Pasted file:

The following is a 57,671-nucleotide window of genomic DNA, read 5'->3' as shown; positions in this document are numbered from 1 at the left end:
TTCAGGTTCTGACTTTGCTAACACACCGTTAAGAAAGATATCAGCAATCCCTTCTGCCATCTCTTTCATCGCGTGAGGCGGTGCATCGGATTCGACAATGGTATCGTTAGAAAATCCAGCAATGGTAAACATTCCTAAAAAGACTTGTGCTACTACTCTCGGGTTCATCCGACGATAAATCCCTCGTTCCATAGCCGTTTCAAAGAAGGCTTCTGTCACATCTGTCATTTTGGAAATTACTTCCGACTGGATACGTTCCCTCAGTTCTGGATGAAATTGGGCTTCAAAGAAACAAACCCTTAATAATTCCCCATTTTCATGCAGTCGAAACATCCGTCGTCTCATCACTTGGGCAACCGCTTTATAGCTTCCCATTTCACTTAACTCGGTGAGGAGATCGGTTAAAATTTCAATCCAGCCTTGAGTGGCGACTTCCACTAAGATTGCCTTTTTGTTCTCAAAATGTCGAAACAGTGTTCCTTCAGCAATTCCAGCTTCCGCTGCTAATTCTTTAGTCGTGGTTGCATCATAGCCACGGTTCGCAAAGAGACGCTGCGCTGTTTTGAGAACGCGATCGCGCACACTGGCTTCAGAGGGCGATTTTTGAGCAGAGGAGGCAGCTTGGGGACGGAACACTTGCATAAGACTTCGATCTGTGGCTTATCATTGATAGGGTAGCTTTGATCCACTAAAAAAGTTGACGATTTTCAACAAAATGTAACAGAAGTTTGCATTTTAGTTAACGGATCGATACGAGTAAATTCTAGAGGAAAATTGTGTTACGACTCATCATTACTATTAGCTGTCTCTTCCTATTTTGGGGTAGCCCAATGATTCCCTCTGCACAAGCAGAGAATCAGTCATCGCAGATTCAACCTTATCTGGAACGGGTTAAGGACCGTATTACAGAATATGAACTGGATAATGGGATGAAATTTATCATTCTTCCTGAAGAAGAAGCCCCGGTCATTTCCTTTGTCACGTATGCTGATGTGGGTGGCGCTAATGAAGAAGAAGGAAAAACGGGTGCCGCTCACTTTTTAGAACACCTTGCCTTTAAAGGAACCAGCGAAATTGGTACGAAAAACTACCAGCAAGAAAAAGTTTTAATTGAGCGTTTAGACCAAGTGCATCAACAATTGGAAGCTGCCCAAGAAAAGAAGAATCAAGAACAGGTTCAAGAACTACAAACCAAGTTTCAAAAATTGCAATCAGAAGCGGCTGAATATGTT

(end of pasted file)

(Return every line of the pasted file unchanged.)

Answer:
The following is a 57,671-nucleotide window of genomic DNA, read 5'->3' as shown; positions in this document are numbered from 1 at the left end:
TTCAGGTTCTGACTTTGCTAACACACCGTTAAGAAAGATATCAGCAATCCCTTCTGCCATCTCTTTCATCGCGTGAGGCGGTGCATCGGATTCGACAATGGTATCGTTAGAAAATCCAGCAATGGTAAACATTCCTAAAAAGACTTGTGCTACTACTCTCGGGTTCATCCGACGATAAATCCCTCGTTCCATAGCCGTTTCAAAGAAGGCTTCTGTCACATCTGTCATTTTGGAAATTACTTCCGACTGGATACGTTCCCTCAGTTCTGGATGAAATTGGGCTTCAAAGAAACAAACCCTTAATAATTCCCCATTTTCATGCAGTCGAAACATCCGTCGTCTCATCACTTGGGCAACCGCTTTATAGCTTCCCATTTCACTTAACTCGGTGAGGAGATCGGTTAAAATTTCAATCCAGCCTTGAGTGGCGACTTCCACTAAGATTGCCTTTTTGTTCTCAAAATGTCGAAACAGTGTTCCTTCAGCAATTCCAGCTTCCGCTGCTAATTCTTTAGTCGTGGTTGCATCATAGCCACGGTTCGCAAAGAGACGCTGCGCTGTTTTGAGAACGCGATCGCGCACACTGGCTTCAGAGGGCGATTTTTGAGCAGAGGAGGCAGCTTGGGGACGGAACACTTGCATAAGACTTCGATCTGTGGCTTATCATTGATAGGGTAGCTTTGATCCACTAAAAAAGTTGACGATTTTCAACAAAATGTAACAGAAGTTTGCATTTTAGTTAACGGATCGATACGAGTAAATTCTAGAGGAAAATTGTGTTACGACTCATCATTACTATTAGCTGTCTCTTCCTATTTTGGGGTAGCCCAATGATTCCCTCTGCACAAGCAGAGAATCAGTCATCGCAGATTCAACCTTATCTGGAACGGGTTAAGGACCGTATTACAGAATATGAACTGGATAATGGGATGAAATTTATCATTCTTCCTGAAGAAGAAGCCCCGGTCATTTCCTTTGTCACGTATGCTGATGTGGGTGGCGCTAATGAAGAAGAAGGAAAAACGGGTGCCGCTCACTTTTTAGAACACCTTGCCTTTAAAGGAACCAGCGAAATTGGTACGAAAAACTACCAGCAAGAAAAAGTTTTAATTGAGCGTTTAGACCAAGTGCATCAACAATTGGAAGCTGCCCAAGAAAAGAAGAATCAAGAACAGGTTCAAGAACTACAAACCAAGTTTCAAAAATTGCAATCAGAAGCGGCTGAATATGTT